Joe was cold that night, and he was hungry, and he was very, very tired. He hadn't been paid since summer. He and the other young men serving under General George Washington had suffered two major defeats in battle. Philadelphia had fallen to the British. Washington's spies had determined that the British, commanded by Sir William Howe, were well entrenched in Philadelphia and were far too strong to attack.

    But Joe was itching for a fight, so he hoped that Howe would come to them. They were dug in up here on this fortified hill, after all, and felt confident of that position. Besides, they wanted to take out their frustration on some redcoats.

    Years later Joe wrote down some of his memories of that night on this hill:

    "We had a commanding position and were very sensible of it. We were kept constantly on the alert, and wished nothing more than to have them engage us, being in excellent fighting trim, as we were starved and as cross and ill-natured as curs. While we lay there, there happened very remarkable northern lights. At one time the whole visible heavens appeared, for some time, as if covered with crimson velvet. Some of the soldiers prognosticated a bloody battle about to be fought, but time, which always speaks the truth, showed them to be false prophets."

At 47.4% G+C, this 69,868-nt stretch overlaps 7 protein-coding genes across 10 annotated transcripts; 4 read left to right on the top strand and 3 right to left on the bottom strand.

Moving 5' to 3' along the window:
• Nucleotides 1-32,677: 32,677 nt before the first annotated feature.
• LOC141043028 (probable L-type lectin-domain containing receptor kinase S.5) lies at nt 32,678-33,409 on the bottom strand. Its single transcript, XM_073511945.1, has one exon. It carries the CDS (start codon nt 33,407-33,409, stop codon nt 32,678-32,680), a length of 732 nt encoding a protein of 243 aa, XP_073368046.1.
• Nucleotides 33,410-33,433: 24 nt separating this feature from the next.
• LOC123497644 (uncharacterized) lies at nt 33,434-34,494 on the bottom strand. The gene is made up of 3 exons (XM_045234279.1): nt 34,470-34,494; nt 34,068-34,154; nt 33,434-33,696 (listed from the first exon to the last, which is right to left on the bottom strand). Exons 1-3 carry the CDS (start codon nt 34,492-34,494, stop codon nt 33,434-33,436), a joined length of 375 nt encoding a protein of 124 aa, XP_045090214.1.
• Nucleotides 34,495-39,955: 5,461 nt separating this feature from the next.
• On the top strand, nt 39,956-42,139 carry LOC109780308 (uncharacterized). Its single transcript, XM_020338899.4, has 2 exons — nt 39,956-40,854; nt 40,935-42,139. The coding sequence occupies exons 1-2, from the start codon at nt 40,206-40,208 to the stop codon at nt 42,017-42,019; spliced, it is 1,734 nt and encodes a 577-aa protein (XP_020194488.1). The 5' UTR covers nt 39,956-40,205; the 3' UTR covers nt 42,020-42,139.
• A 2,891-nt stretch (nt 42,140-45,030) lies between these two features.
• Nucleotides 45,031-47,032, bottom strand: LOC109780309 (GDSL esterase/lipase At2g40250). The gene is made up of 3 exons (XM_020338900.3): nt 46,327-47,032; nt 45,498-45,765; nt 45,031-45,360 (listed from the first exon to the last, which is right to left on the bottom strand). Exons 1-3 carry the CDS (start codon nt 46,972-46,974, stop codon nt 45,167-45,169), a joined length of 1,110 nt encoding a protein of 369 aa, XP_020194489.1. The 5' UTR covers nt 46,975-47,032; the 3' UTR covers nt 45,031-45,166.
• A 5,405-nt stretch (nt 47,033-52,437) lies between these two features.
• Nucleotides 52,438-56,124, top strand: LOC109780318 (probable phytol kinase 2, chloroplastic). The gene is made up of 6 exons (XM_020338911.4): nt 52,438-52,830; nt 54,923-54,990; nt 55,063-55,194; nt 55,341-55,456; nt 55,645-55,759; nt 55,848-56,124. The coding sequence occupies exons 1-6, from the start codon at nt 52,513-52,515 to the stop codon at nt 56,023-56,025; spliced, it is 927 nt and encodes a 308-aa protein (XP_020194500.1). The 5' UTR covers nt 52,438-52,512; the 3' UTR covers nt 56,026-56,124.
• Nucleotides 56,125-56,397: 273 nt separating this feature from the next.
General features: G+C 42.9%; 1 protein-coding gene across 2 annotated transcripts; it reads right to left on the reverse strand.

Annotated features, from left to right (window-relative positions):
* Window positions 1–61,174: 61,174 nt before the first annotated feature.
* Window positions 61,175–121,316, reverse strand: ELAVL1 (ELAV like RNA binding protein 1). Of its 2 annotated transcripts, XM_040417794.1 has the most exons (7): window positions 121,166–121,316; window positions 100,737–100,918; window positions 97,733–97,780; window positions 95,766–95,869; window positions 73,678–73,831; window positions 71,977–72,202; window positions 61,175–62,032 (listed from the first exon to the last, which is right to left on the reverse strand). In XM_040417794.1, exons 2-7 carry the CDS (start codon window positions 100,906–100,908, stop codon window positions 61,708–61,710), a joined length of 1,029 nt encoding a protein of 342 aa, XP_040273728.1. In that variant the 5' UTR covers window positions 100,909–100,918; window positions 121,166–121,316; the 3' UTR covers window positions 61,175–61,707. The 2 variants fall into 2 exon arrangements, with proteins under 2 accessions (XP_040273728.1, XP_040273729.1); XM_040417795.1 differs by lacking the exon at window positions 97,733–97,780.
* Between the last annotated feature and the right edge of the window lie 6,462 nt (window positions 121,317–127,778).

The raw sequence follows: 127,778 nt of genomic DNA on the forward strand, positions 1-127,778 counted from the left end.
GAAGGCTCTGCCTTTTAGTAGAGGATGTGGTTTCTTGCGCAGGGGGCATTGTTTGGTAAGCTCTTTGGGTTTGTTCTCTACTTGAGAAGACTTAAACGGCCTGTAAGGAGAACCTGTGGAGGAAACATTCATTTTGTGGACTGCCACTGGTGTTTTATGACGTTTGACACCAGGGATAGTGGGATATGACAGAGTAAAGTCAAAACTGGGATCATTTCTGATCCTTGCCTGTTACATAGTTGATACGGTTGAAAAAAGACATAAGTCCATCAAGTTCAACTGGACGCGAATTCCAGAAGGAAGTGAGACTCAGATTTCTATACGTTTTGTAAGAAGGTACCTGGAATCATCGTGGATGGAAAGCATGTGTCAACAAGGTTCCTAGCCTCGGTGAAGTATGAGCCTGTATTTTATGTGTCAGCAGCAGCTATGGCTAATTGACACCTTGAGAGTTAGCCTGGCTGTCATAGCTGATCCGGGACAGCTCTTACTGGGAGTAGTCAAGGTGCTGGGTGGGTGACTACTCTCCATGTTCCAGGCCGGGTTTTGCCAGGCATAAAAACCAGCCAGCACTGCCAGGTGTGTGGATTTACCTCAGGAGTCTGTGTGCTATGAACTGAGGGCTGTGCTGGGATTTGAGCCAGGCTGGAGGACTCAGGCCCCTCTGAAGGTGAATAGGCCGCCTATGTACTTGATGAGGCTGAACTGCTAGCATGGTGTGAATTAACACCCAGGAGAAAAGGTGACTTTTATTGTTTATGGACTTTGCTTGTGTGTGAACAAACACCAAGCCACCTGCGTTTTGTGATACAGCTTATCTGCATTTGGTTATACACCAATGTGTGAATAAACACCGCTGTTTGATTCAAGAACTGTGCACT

But a bloody battle was just what Howe wanted, too. He wanted to destroy Washington's army before winter set in. So Joe got his wish, and Howe marched 12,000 British and German troops - nearly his whole army - out of Philadelphia.

    But try as they might, the British couldn't find a break in Washington's lines. They moved back and forth, about a mile away, and Washington's troops shadowed them. They tried to outflank the line on the left, right here on Edge Hill, on the bitterly cold night of December 7th, 1777, in a series of fire fights that became known as the Battle of Edge Hill.

    But finally Howe gave up, much to the disappointment of General Washington and Joe, and retreated to Philadelphia to settle down for the winter. They were too strong to be attacked, so Washington took his army away too, leaving behind the blood of 90 dead and wounded to seep into the ground that you and I are sitting on now.